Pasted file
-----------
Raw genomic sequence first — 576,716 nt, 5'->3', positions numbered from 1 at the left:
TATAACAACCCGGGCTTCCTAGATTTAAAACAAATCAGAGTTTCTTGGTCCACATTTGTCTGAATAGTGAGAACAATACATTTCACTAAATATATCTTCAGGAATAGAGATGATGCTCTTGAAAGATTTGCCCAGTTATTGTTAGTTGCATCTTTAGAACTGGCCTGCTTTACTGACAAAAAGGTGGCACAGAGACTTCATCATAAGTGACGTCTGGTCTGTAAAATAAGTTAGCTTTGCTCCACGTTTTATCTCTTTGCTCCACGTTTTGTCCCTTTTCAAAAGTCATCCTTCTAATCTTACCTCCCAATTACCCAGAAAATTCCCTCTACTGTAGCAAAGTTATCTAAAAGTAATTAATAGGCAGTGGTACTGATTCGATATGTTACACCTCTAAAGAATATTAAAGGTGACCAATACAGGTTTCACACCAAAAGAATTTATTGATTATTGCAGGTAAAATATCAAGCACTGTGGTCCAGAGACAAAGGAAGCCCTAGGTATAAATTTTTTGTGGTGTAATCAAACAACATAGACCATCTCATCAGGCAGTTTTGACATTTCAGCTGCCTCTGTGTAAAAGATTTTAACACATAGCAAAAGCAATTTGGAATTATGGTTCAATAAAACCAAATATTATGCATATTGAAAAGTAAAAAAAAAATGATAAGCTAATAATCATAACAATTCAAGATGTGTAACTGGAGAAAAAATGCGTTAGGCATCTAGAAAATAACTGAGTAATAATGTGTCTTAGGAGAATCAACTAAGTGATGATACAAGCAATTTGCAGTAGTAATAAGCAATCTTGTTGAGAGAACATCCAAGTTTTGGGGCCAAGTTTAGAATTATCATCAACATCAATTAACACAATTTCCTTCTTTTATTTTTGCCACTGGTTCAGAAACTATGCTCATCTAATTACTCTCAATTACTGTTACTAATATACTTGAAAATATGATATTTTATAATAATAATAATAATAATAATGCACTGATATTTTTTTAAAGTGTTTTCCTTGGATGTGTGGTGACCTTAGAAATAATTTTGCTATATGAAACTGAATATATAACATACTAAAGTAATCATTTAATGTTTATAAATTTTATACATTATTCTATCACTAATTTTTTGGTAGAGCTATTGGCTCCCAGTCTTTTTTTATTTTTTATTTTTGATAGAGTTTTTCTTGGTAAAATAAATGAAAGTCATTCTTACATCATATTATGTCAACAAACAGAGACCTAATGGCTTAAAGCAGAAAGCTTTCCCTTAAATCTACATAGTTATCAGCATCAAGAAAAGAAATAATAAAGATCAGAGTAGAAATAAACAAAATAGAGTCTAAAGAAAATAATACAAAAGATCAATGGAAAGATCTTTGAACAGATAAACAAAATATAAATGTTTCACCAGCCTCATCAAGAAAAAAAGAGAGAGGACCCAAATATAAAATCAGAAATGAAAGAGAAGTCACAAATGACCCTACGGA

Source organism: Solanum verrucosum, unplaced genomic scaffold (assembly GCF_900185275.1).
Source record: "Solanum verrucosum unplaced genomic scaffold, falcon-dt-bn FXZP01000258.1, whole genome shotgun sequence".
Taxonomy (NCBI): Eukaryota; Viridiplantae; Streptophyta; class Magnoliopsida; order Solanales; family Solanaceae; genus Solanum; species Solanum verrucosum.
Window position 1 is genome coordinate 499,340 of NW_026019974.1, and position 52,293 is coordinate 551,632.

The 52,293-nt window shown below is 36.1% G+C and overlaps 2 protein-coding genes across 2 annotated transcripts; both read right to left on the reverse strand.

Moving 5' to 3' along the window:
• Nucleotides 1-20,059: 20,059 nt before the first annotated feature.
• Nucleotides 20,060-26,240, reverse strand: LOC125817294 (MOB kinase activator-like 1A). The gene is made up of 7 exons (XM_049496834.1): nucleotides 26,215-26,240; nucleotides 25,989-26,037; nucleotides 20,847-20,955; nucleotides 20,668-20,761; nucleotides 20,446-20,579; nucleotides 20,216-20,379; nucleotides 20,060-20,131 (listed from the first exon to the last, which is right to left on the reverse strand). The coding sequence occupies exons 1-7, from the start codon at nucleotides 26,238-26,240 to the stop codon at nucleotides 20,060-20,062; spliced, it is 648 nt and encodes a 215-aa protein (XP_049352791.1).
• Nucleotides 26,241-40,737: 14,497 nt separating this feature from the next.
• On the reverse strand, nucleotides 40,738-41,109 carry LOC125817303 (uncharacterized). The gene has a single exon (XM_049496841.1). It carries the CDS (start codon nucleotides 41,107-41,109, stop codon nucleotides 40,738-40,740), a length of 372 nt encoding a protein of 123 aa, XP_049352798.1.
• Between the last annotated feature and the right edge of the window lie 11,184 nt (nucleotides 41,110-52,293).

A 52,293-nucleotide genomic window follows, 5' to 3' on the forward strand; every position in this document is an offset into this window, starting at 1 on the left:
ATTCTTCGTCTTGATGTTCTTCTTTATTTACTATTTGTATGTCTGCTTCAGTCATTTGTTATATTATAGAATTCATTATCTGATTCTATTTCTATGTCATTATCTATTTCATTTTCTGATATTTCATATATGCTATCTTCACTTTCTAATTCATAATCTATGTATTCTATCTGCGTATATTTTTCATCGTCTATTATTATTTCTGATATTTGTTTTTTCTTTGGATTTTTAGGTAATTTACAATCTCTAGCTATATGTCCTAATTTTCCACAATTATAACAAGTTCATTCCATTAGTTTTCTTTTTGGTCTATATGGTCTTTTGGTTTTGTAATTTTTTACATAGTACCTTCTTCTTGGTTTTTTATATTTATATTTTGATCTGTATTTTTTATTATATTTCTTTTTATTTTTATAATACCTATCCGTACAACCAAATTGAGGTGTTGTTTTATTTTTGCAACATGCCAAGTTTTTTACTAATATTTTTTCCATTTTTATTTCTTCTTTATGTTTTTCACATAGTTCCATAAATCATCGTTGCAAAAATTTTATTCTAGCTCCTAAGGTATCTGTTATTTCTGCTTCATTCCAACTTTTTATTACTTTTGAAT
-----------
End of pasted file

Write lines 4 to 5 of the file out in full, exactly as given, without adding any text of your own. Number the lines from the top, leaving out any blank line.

Source record: "Solanum verrucosum unplaced genomic scaffold, falcon-dt-bn FXZP01000258.1, whole genome shotgun sequence".
Taxonomy (NCBI): Eukaryota; Viridiplantae; Streptophyta; class Magnoliopsida; order Solanales; family Solanaceae; genus Solanum; species Solanum verrucosum.